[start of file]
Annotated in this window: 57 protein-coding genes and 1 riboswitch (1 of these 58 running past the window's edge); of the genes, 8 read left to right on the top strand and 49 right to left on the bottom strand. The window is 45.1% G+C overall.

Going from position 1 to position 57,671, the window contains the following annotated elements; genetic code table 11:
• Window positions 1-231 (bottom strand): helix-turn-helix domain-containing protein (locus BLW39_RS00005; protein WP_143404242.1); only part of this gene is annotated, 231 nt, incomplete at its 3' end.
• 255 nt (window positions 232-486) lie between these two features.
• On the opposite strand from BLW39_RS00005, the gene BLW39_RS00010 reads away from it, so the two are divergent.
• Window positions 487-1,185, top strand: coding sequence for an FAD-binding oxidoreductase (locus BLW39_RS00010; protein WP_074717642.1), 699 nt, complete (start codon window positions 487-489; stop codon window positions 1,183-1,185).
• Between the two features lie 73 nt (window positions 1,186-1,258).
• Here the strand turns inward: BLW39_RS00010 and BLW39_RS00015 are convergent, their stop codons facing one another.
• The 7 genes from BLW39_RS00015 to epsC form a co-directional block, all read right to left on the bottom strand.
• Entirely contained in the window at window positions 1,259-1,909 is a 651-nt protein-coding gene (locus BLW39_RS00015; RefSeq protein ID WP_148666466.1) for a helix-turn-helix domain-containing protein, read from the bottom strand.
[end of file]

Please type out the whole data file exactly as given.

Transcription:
Annotated in this window: 57 protein-coding genes and 1 riboswitch (1 of these 58 running past the window's edge); of the genes, 8 read left to right on the top strand and 49 right to left on the bottom strand. The window is 45.1% G+C overall.

Going from position 1 to position 57,671, the window contains the following annotated elements; genetic code table 11:
• Window positions 1-231 (bottom strand): helix-turn-helix domain-containing protein (locus BLW39_RS00005; protein WP_143404242.1); only part of this gene is annotated, 231 nt, incomplete at its 3' end.
• 255 nt (window positions 232-486) lie between these two features.
• On the opposite strand from BLW39_RS00005, the gene BLW39_RS00010 reads away from it, so the two are divergent.
• Window positions 487-1,185, top strand: coding sequence for an FAD-binding oxidoreductase (locus BLW39_RS00010; protein WP_074717642.1), 699 nt, complete (start codon window positions 487-489; stop codon window positions 1,183-1,185).
• Between the two features lie 73 nt (window positions 1,186-1,258).
• Here the strand turns inward: BLW39_RS00010 and BLW39_RS00015 are convergent, their stop codons facing one another.
• The 7 genes from BLW39_RS00015 to epsC form a co-directional block, all read right to left on the bottom strand.
• Entirely contained in the window at window positions 1,259-1,909 is a 651-nt protein-coding gene (locus BLW39_RS00015; RefSeq protein ID WP_148666466.1) for a helix-turn-helix domain-containing protein, read from the bottom strand.